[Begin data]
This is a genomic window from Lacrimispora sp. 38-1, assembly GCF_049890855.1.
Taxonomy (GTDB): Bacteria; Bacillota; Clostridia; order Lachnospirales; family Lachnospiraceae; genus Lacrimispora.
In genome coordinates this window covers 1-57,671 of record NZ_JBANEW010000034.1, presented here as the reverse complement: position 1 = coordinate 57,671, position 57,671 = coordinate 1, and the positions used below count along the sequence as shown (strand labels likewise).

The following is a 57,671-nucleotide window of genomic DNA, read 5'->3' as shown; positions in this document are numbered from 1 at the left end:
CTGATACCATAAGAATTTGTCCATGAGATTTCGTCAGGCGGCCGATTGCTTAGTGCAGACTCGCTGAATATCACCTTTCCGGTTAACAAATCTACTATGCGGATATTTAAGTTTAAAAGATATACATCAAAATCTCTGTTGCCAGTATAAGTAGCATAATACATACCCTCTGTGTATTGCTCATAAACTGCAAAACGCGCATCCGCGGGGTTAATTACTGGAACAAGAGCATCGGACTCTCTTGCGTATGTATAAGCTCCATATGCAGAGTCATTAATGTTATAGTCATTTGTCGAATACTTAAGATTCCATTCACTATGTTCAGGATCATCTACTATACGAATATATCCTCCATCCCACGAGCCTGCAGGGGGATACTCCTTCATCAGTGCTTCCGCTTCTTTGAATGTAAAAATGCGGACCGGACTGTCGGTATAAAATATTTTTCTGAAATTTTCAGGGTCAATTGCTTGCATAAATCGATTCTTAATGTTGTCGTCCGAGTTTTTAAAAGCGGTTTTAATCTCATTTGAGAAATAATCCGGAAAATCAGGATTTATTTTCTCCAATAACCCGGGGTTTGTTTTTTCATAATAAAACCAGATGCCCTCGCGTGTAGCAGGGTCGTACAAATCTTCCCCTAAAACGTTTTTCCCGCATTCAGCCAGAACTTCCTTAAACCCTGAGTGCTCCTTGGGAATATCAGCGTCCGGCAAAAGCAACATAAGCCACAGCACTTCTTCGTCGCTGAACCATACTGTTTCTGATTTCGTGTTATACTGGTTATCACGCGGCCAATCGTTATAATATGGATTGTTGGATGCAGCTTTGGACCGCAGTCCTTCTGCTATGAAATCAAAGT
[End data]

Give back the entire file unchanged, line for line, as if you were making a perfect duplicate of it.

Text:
This is a genomic window from Lacrimispora sp. 38-1, assembly GCF_049890855.1.
Taxonomy (GTDB): Bacteria; Bacillota; Clostridia; order Lachnospirales; family Lachnospiraceae; genus Lacrimispora.
In genome coordinates this window covers 1-57,671 of record NZ_JBANEW010000034.1, presented here as the reverse complement: position 1 = coordinate 57,671, position 57,671 = coordinate 1, and the positions used below count along the sequence as shown (strand labels likewise).

The following is a 57,671-nucleotide window of genomic DNA, read 5'->3' as shown; positions in this document are numbered from 1 at the left end:
CTGATACCATAAGAATTTGTCCATGAGATTTCGTCAGGCGGCCGATTGCTTAGTGCAGACTCGCTGAATATCACCTTTCCGGTTAACAAATCTACTATGCGGATATTTAAGTTTAAAAGATATACATCAAAATCTCTGTTGCCAGTATAAGTAGCATAATACATACCCTCTGTGTATTGCTCATAAACTGCAAAACGCGCATCCGCGGGGTTAATTACTGGAACAAGAGCATCGGACTCTCTTGCGTATGTATAAGCTCCATATGCAGAGTCATTAATGTTATAGTCATTTGTCGAATACTTAAGATTCCATTCACTATGTTCAGGATCATCTACTATACGAATATATCCTCCATCCCACGAGCCTGCAGGGGGATACTCCTTCATCAGTGCTTCCGCTTCTTTGAATGTAAAAATGCGGACCGGACTGTCGGTATAAAATATTTTTCTGAAATTTTCAGGGTCAATTGCTTGCATAAATCGATTCTTAATGTTGTCGTCCGAGTTTTTAAAAGCGGTTTTAATCTCATTTGAGAAATAATCCGGAAAATCAGGATTTATTTTCTCCAATAACCCGGGGTTTGTTTTTTCATAATAAAACCAGATGCCCTCGCGTGTAGCAGGGTCGTACAAATCTTCCCCTAAAACGTTTTTCCCGCATTCAGCCAGAACTTCCTTAAACCCTGAGTGCTCCTTGGGAATATCAGCGTCCGGCAAAAGCAACATAAGCCACAGCACTTCTTCGTCGCTGAACCATACTGTTTCTGATTTCGTGTTATACTGGTTATCACGCGGCCAATCGTTATAATATGGATTGTTGGATGCAGCTTTGGACCGCAGTCCTTCTGCTATGAAATCAAAGT